Definition of frond in English:



  • The leaf or leaflike part of a palm, fern, or similar plant.

    ‘fronds of bracken’
    • ‘Pieced together, they represent Wattieza, a tree that looked like modern-day palm with a crown of fronds that grew up to 30 feet high and reproduced through spores.’
    • ‘On the outside edge, starting about a foot from the cut end, notch the frond until you get all the way across.’
    • ‘‘Fed up with the cost of caring for the trees, with their errant fronds that plunge perilously each winter, and with the fact that they provide little shade,’ Los Angeles has declared war on its iconic, though invasive, palm trees.’
    • ‘To understand these diagrams it is important to keep in mind that the duckweed plants consists of a cluster of fronds descended from a single mother frond.’
    • ‘She heard some rustling, and glanced out the window at the palm tree waving its fronds in the wind.’
    • ‘For a number of years after I moved out to Los Angeles, I had a palm tree with a frond that hung out over the pool.’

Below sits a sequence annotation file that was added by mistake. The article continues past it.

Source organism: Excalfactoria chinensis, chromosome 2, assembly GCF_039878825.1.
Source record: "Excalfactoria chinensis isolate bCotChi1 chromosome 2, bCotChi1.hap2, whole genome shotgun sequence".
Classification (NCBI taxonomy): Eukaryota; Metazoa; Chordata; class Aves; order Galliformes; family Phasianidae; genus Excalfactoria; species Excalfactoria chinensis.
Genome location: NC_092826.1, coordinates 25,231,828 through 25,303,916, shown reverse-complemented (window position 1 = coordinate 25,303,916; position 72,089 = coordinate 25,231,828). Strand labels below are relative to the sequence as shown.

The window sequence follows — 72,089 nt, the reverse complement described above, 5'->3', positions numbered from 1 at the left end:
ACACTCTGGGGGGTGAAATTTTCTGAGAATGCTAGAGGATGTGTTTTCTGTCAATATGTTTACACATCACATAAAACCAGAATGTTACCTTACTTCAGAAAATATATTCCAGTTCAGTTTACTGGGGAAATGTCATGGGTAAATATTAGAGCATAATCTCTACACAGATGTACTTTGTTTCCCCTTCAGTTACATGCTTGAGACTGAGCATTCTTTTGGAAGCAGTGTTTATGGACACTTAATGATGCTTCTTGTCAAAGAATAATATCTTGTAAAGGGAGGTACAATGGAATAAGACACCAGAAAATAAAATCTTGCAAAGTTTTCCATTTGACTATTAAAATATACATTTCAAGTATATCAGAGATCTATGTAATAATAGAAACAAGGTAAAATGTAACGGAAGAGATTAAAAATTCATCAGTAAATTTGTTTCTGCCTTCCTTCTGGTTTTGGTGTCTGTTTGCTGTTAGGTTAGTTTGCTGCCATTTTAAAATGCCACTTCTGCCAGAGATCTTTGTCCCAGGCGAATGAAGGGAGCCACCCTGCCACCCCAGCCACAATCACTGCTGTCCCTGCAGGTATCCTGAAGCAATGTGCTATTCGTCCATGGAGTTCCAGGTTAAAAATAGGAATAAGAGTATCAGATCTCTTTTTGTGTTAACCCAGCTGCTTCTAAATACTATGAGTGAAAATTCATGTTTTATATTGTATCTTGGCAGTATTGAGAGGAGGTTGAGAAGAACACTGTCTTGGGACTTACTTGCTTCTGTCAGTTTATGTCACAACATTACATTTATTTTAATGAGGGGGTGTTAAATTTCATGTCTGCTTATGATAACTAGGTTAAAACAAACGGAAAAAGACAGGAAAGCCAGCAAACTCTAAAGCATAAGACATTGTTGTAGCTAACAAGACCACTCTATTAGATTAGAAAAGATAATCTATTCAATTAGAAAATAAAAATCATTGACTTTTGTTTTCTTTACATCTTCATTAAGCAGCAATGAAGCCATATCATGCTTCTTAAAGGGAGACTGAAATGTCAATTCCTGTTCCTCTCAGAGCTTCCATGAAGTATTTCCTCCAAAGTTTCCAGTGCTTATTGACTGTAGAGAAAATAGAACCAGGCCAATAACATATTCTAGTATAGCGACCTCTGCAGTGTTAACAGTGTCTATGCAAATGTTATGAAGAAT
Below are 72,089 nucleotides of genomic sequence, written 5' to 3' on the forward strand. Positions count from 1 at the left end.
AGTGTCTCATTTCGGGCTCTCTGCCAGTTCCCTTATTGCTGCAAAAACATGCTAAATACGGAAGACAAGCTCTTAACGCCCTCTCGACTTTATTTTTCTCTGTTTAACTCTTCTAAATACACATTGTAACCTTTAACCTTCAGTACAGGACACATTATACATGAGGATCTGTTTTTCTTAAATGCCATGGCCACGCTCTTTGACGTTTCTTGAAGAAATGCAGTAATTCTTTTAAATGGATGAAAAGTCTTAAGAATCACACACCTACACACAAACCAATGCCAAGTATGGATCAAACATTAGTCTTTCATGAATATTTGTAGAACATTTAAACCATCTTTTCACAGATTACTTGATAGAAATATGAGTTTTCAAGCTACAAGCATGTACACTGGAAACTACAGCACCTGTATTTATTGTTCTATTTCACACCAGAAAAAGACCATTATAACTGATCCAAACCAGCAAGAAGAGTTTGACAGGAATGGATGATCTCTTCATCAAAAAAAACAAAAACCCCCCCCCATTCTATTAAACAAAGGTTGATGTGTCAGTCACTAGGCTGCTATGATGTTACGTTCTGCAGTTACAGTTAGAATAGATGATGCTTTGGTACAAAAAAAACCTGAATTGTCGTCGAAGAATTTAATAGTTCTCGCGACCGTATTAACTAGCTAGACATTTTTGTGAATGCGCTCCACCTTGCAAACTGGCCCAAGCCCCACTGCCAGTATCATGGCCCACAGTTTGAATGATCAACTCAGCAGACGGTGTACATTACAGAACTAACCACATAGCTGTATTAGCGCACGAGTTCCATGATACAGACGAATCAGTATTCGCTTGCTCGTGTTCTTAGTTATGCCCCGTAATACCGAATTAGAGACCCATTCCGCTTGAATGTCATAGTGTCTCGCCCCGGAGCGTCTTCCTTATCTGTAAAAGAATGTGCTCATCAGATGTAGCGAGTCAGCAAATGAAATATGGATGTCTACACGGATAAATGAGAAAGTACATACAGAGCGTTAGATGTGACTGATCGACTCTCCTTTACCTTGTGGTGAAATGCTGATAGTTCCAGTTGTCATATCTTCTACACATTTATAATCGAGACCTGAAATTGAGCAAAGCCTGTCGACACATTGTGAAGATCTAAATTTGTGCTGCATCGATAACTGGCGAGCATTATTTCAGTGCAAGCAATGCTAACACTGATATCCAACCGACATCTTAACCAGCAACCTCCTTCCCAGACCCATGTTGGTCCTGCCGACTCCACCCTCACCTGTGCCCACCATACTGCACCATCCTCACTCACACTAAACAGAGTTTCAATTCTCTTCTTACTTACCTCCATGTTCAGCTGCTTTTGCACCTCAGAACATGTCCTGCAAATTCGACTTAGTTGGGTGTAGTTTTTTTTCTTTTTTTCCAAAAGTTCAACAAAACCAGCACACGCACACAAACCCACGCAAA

• ‘Ferns increase in percent cover until July when the fronds are fully expanded.’
    • ‘In one hectare, the utilizable wood volume of coconut fronds per palm is about 996 board feet per year.’
    • ‘Leaving fronds with nesting bats untrimmed keeps the young bat families safe and the trimming of other palm fronds nearby does not disturb them.’
    • ‘The frond of this fern has two forms of pinnae.’
    • ‘During the breeding season they develop a golden wash on the upper wing due to their habit of nesting in the fronds of the palm trees.’
    • ‘To give your palms an instant face lift, remove any dead fronds, heavy seed heads and remnants of dead stalk from the trunks.’
    • ‘You can pick out a range of subtle colours in the vegetation: the russet fronds of bracken, the fresh green stems of bilberry and the purple twigs of birch.’
    • ‘I looked and could see nothing at all but dried, brown leaves with a few delicate fern fronds thrusting through them.’
    • ‘Once the fronds have given off their spores, they die and can be cut back.’
    • ‘Fallen leaves are swept into heaps, only to be blown away again and large palm fronds and tree branches scatter the tarmac.’
    • ‘The branches seem to be laid out flat, like fern fronds, while it is the colouring that gives the foliage variety of appearance and depth.’
    • ‘The fern most prized by the Maori was Asplenium bulbiferum, the hen and chicken fern, so called because of its habit of producing new plants on the old fronds.’
    • ‘Around the trunk of this tree were tied leaves and fronds, and - a pile of little pots and dishes of meat were laid out on what looked like a kind of altar.’
    • ‘It's leaves are deeply cut, but many stems make up a single frond on this plant.’


Late 18th century: from Latin frons, frond- ‘leaf’.